December 7, 2017 / All Stories

Three Reasons Why I’m Excited about the Future of Cancer Treatment

Reflecting on the advances in cancer research from the last decade means we have a lot to look forward to in treatments of the future.

Danelle James, M.D., M.A.S., head of clinical science, Pharmacyclics, an AbbVie Company

By Danelle James, M.D., M.A.S.

It’s an incredible time to be a cancer researcher. When I treated patients 10 years ago, so much of what we’re seeing in practice now was a distance promise. Today, those distant promises are the new realities of treatment for patients and that makes me even more excited for the future of cancer treatment. Here’s why:

1. Chemotherapy is Only One Part of the Equation

The emergence of new ways to treat many types of cancer is providing patients and the doctors who treat them with new chemotherapy free and combination treatment options. While chemotherapy has long been the standard treatment for cancer, it has never been an ideal therapy. Its initial effectiveness comes with harsh side effects. Newer, less toxic medicines are now available that achieve positive results over the long-term, an important step in the right direction.

We’re also seeing more potential benefits to combining treatments. Over the years, there have been an increasing number of studies showing that combining certain medicines to treat cancer can achieve better outcomes than either one can alone, offering greater benefit to patients.

2. New Options Exist for Many of the Tough to Treat Cancers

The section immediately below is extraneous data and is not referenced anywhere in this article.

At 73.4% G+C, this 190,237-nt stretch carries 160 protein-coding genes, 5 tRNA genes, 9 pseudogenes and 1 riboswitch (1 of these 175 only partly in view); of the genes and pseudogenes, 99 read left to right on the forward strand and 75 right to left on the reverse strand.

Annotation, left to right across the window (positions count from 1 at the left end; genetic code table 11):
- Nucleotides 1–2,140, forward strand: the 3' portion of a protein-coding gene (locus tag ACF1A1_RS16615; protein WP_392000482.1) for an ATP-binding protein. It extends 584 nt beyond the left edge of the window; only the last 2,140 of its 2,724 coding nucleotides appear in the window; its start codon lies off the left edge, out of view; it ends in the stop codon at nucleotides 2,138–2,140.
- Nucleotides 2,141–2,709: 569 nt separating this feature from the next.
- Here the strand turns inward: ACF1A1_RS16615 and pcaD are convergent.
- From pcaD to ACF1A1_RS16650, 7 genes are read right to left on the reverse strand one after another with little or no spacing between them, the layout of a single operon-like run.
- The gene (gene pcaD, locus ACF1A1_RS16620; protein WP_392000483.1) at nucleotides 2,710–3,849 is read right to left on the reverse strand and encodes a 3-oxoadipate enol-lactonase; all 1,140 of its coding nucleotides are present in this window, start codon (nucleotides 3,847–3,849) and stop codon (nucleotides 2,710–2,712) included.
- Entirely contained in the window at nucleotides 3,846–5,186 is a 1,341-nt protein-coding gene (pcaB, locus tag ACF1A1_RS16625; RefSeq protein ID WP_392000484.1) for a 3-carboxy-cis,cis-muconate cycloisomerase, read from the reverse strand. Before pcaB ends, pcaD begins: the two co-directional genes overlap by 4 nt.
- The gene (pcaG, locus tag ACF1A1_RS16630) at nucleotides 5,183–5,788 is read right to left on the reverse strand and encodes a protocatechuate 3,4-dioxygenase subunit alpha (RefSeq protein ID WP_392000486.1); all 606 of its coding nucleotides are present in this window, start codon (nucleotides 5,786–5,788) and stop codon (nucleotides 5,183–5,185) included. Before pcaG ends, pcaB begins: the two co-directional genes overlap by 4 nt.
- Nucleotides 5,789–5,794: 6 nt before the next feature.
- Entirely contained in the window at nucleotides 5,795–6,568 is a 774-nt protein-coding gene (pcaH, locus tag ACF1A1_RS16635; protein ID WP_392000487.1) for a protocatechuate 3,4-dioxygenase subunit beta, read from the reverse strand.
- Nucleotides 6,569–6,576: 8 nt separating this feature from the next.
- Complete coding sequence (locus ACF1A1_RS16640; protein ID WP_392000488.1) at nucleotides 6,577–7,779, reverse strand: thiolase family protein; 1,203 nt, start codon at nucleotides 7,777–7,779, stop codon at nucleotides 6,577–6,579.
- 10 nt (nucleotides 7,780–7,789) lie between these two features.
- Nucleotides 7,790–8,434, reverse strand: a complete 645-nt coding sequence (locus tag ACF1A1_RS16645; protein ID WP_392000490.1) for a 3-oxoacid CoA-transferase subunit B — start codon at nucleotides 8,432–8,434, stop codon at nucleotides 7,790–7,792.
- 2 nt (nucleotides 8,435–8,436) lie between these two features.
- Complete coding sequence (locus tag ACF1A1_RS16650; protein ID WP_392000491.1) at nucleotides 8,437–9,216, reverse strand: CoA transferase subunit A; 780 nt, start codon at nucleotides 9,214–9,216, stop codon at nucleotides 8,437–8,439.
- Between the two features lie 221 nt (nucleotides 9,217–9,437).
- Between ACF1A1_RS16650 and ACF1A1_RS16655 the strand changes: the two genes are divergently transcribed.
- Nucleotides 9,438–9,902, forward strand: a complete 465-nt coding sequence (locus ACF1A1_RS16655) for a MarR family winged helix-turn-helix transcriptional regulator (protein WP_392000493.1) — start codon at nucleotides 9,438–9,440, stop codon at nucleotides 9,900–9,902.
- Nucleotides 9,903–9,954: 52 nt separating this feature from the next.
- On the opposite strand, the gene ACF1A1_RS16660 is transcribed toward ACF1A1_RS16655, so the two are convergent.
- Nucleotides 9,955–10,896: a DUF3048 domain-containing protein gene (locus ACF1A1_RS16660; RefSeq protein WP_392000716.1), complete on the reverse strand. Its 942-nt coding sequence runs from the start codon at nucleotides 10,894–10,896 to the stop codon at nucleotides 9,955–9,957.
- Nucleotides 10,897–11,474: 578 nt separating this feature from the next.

When I began my career as a clinical oncologist, we had an arsenal of cancer drugs that could alleviate the burden of the disease for most and treat some, but were difficult to tolerate for many. Today, continued research and breakthroughs have begun to make it a different world entirely for many patients. We are now seeing therapies that can change outcomes for patients across a wider, rarer spectrum of cancers.

Take certain blood cancers, for instance. The only treatment option for chronic lymphocytic leukemia used to be intravenous chemotherapy, but today it is possible to treat this disease with a chemo-free, oral therapy that can be taken at home, or anywhere. I’m hopeful that we’ll continue to see similar stories across more cancer types, including difficult-to-treat diseases like non-Hodgkin’s lymphomas and many solid tumors.

3. A More Personalized Approach to Treatment

Cancer care is no longer one-size-fits-all. We are now able to treat patients using a more personalized approach with therapies that better address their individual needs – this includes a patient’s quality of life. While research typically focuses on the ability to prolong survival with cancer, especially as we evaluate new medicines (and we should), it’s also important to evaluate the quality of life that is achievable with treatment. I think we’re entering a period of time where we are finally able to provide truly innovative therapeutic approaches both for patients and oncologists, which is amazing.

Media inquiries


Sign Up

Bret Coons
Call: +1 669-224-1543
  Stay up to date on recent news, stories and more by signing up for our topic alerts.
Share this Story: Share to Facebook Share to Twitter Share to Linkedin Email